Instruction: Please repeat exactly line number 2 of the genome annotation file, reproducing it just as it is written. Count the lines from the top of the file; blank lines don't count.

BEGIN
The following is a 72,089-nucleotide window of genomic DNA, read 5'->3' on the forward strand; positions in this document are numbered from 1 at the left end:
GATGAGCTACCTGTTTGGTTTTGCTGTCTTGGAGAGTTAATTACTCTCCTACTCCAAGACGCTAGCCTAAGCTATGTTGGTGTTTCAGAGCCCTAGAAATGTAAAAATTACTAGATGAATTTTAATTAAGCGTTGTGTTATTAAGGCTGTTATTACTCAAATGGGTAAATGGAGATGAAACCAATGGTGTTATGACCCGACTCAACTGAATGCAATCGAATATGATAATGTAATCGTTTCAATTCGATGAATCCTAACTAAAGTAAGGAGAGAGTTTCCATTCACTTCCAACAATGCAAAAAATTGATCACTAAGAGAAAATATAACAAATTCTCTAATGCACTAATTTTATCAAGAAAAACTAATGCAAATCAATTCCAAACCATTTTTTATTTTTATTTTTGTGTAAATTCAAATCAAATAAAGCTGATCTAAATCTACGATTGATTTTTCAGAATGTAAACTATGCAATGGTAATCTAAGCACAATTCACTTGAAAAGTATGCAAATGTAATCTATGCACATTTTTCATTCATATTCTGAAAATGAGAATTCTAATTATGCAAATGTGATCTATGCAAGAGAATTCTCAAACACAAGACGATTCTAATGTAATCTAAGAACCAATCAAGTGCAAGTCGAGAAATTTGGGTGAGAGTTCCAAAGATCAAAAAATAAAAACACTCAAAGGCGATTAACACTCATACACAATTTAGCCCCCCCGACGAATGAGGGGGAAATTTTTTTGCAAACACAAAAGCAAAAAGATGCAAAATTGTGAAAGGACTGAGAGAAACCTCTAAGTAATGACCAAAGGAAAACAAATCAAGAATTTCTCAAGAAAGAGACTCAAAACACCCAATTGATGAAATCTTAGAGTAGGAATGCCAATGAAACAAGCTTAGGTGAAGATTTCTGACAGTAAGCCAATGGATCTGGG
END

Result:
GATGAGCTACCTGTTTGGTTTTGCTGTCTTGGAGAGTTAATTACTCTCCTACTCCAAGACGCTAGCCTAAGCTATGTTGGTGTTTCAGAGCCCTAGAAATGTAAAAATTACTAGATGAATTTTAATTAAGCGTTGTGTTATTAAGGCTGTTATTACTCAAATGGGTAAATGGAGATGAAACCAATGGTGTTATGACCCGACTCAACTGAATGCAATCGAATATGATAATGTAATCGTTTCAATTCGATGAATCCTAACTAAAGTAAGGAGAGAGTTTCCATTCACTTCCAACAATGCAAAAAATTGATCACTAAGAGAAAATATAACAAATTCTCTAATGCACTAATTTTATCAAGAAAAACTAATGCAAATCAATTCCAAACCATTTTTTATTTTTATTTTTGTGTAAATTCAAATCAAATAAAGCTGATCTAAATCTACGATTGATTTTTCAGAATGTAAACTATGCAATGGTAATCTAAGCACAATTCACTTGAAAAGTATGCAAATGTAATCTATGCACATTTTTCATTCATATTCTGAAAATGAGAATTCTAATTATGCAAATGTGATCTATGCAAGAGAATTCTCAAACACAAGACGATTCTAATGTAATCTAAGAACCAATCAAGTGCAAGTCGAGAAATTTGGGTGAGAGTTCCAAAGATCAAAAAATAAAAACACTCAAAGGCGATTAACACTCATACACAATTTAGCCCCCCCGACGAATGAGGGGGAAATTTTTTTGCAAACACAAAAGCAAAAAGATGCAAAATTGTGAAAGGACTGAGAGAAACCTCTAAGTAATGACCAAAGGAAAACAAATCAAGAATTTCTCAAGAAAGAGACTCAAAACACCCAATTGATGAAATCTTAGAGTAGGAATGCCAATGAAACAAGCTTAGGTGAAGATTTCTGACAGTAAGCCAATGGATCTGGG